By: Damjan Kukovec
Regional trade agreements (“RTAs”) have become a fundamental mode of international trade negotiation and regulation. The further reduction of tariff and non-tariff barriers and general collaboration between nations in trade matters is now primarily negotiated within the setting of RTAs. Therefore, the number and the scope of RTAs since the early 1990s is unparalleled, due to the stalling of worldwide trade negotiations.
RTAs include the North American Free Trade Agreement (“NAFTA”), the Regional Comprehensive Economic Partnership (“RCEP”) between the Association of Southeast Asian Nations (“ASEAN”), the envisaged Trans-Pacific Partnership (“TPP”) between twelve Pacific-rim countries, the Canada-EU Comprehensive Economic and Trade Agreement (“CETA”), the envisaged Transatlantic Trade and Investment Partnership (“TTIP”) between the United States and the European Union, which would account for almost half of global GDP, and others. TTIP and CETA involve only advanced economies whereas RCEP and TPP are trade agreements between developed and developing countries.
RTAs’ potential beneficial effects for national economies are highly contested. Because of their immense scope and depth, RTAs have been termed “mega-regional agreements” and raise concerns of democratic governance, legality, and economic distribution. Moreover, RTAs exclude third parties, which poses concerns from the perspective of global justice. Market actors, including entire countries, excluded from deals struck by other parties can suffer economic hardship as a result of trade diversion caused by these agreements.
Daniela Caruso’s outstanding article, “Non-Parties: The Negative Externalities of Regional Trade Agreements in a Private Law Perspective,” addresses the need for remedies from trade diversion by RTAs through the lens of private law. Contracts by their nature exclude third parties. Private law limits to contractual freedom thus offer analytical insights into possible remedies for harm to non-parties of RTAs. This analysis argues, however, that Caruso’s contentious starting point, that participation in an RTA is beneficial and an exclusion from an RTA harmful, puts into question the subsequent exploration of remedies based on this assumption.
After addressing the various challenges raised by RTAs and avenues for non-parties to challenge their legality, this analysis focuses on constructing remedies for harm resulting from trade diversion in view of “global justice.” It draws on lessons from antitrust law, another field of law foreseeing limits to freedom of contract in addressing global inequality, to show that remedying concerns understood as “social” does not necessarily contribute to the progressive distribution of resources. It concludes by arguing that the hierarchical structure of global production needs to be considered when addressing inequality perpetuated by trade diversion by RTAs as well as by the existing multilateral WTO trade regime.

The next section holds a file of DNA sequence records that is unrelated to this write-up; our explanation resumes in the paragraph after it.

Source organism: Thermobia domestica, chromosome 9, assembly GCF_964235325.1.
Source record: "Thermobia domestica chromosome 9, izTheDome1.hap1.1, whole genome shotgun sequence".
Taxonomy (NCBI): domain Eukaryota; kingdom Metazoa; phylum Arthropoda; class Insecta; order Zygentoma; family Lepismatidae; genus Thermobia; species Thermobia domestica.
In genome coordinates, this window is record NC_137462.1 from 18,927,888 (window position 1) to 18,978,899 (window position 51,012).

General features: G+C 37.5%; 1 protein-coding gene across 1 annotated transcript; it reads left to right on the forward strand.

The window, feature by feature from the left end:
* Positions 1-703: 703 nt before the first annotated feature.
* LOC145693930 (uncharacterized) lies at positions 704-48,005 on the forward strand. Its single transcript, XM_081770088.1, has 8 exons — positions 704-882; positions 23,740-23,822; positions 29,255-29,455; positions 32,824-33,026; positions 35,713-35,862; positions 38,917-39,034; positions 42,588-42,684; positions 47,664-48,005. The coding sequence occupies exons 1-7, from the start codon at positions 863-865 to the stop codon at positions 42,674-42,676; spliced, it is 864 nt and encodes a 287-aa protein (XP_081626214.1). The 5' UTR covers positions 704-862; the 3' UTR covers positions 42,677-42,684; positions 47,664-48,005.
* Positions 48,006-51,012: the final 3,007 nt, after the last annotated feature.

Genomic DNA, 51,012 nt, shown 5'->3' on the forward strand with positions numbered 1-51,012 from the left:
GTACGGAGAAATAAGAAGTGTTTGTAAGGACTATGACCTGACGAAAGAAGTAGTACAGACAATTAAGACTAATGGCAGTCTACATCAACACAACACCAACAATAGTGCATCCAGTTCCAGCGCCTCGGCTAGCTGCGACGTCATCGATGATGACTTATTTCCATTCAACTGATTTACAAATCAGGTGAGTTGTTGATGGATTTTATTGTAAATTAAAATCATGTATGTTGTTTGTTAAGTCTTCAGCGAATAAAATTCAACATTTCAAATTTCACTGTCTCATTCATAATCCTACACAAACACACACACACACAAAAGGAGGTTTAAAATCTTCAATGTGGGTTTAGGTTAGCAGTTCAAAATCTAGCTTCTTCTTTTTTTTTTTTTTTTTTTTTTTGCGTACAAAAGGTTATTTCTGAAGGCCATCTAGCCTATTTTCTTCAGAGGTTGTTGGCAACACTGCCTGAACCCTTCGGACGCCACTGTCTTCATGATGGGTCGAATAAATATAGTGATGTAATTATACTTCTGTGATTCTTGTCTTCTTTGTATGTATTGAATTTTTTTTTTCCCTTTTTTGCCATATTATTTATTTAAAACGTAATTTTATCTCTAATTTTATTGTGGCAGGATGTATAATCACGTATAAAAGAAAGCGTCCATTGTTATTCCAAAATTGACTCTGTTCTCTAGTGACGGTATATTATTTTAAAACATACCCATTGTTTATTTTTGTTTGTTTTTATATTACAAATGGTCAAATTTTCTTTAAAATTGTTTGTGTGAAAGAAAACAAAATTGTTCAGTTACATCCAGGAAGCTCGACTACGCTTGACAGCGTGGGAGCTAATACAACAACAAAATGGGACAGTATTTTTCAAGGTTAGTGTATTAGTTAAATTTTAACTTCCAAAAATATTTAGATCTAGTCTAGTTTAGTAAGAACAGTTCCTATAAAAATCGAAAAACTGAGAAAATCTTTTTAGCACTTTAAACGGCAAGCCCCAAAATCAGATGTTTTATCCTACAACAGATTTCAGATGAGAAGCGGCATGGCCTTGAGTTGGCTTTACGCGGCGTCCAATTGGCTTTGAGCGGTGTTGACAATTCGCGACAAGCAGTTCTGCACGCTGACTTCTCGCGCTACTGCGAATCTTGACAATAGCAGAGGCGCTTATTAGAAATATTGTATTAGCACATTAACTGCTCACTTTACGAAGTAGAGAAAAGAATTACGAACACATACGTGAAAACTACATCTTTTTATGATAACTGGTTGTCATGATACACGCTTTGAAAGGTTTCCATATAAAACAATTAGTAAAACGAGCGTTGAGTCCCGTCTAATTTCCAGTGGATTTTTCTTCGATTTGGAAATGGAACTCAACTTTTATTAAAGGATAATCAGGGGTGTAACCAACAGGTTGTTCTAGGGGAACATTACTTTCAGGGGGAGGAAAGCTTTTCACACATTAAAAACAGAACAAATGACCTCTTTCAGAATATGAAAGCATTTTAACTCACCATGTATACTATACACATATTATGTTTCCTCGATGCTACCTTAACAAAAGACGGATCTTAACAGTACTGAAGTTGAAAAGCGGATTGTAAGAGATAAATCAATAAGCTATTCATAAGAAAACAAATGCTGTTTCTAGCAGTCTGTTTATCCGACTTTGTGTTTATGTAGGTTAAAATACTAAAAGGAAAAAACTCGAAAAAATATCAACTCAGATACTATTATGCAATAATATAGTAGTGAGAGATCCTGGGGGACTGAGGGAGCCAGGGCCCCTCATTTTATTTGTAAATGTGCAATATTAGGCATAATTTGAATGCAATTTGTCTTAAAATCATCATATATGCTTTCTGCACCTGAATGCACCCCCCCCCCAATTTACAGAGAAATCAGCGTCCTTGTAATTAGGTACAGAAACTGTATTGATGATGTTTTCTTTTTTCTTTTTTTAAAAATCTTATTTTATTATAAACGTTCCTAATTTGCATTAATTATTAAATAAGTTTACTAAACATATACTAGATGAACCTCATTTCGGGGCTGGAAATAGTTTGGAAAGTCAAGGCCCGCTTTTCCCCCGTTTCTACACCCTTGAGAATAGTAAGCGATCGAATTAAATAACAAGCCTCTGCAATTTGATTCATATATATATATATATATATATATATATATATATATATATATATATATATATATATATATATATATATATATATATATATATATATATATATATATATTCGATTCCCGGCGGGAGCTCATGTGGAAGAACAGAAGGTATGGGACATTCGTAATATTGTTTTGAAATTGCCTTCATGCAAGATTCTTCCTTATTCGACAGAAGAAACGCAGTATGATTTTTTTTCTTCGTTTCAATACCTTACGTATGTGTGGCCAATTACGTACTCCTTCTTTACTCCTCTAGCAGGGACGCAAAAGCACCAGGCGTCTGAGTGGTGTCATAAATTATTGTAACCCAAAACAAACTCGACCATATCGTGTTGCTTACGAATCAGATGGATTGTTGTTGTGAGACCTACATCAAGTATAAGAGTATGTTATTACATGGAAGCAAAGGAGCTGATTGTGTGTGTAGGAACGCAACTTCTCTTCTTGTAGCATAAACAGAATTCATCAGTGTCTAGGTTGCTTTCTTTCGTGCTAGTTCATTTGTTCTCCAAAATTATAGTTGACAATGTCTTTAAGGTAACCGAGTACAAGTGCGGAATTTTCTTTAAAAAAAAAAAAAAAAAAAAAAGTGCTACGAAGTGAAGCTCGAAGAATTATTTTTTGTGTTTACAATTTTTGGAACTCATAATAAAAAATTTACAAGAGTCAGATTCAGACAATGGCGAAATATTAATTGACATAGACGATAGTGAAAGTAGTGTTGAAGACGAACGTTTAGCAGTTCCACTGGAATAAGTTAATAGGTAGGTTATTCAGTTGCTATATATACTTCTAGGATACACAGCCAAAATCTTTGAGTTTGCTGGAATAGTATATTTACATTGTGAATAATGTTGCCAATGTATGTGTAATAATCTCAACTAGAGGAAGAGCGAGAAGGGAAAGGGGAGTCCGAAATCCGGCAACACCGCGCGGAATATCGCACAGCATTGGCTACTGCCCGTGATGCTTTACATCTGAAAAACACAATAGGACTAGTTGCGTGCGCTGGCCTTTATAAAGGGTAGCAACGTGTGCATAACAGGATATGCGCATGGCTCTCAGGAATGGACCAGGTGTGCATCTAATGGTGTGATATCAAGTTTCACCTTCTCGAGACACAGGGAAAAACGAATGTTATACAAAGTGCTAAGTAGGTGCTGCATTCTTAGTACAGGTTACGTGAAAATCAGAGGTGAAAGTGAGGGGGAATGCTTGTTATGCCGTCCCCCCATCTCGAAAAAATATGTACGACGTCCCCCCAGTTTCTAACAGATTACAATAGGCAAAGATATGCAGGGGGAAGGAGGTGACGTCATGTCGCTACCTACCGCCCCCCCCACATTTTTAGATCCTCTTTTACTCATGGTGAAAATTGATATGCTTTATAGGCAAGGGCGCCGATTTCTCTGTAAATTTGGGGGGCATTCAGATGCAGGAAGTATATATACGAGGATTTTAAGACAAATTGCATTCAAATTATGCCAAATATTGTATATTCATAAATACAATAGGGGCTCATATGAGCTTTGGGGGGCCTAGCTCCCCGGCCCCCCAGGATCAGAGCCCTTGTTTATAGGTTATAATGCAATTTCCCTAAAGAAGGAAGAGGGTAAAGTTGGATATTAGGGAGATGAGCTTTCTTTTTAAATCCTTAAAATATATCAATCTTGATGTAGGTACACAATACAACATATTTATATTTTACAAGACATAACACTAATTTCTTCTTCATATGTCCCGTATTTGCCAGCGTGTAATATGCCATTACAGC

Challenges of Regional Trade Agreements
Regional trade agreements historically played the role of an exception to the rule of multilateral trading negotiations. Today, instead, they are the driver of international trade liberalization. This raises several challenges of democracy and legality.
Trade policy under the WTO used to be agreed on in a multilateral negotiation setting. The WTO’s establishment in 1995, coupled with the Uruguay Round, maintained a profound impact because of the “single package” idea, whereby each WTO member accepts almost the entire package of trade rules. Today, the commitment to multilateralism is now fading worldwide. The largest trading powers, such as the United States and European Union, are abandoning multilateralism in international trade policy. While the United States and the European Union called for the conclusion of the Doha Round, the latest round of multilateral trade negotiations, developing countries expressed a desire to keep the agenda alive.
The rise of China has been argued to have contributed to the demise of multilateralism and the WTO dispute settlement system. The WTO possesses limited ability to resolve frictions between trading partners stemming from the specificities of the Chinese internal economic system. Thus, the advanced economies that set up the multilateral WTO system have turned elsewhere to cope with the rise of China. For example, one of the goals of the TPP was to address the perceived trade imbalances between China and the United States.
While RTAs do not pursue the goal of political integration, they can have clear political and geostrategic goals. For the Obama administration, one of the main goals of the TPP was limiting Chinese influence in regional trade. By imposing a single legal regime on trade throughout a region, RTAs offer incentives to firms to partner with others in the region. As the dominant party in the TPP, the United States would have controlled future access to that zone. In comparison, those not participating in these large trading blocks are marginalized. Besides promotion of free trade, other parties’ marginalization can thus be one of the most important goals, or unintended consequences, of RTAs.
Recent RTAs: Mega-regionals’ Purpose and Critiques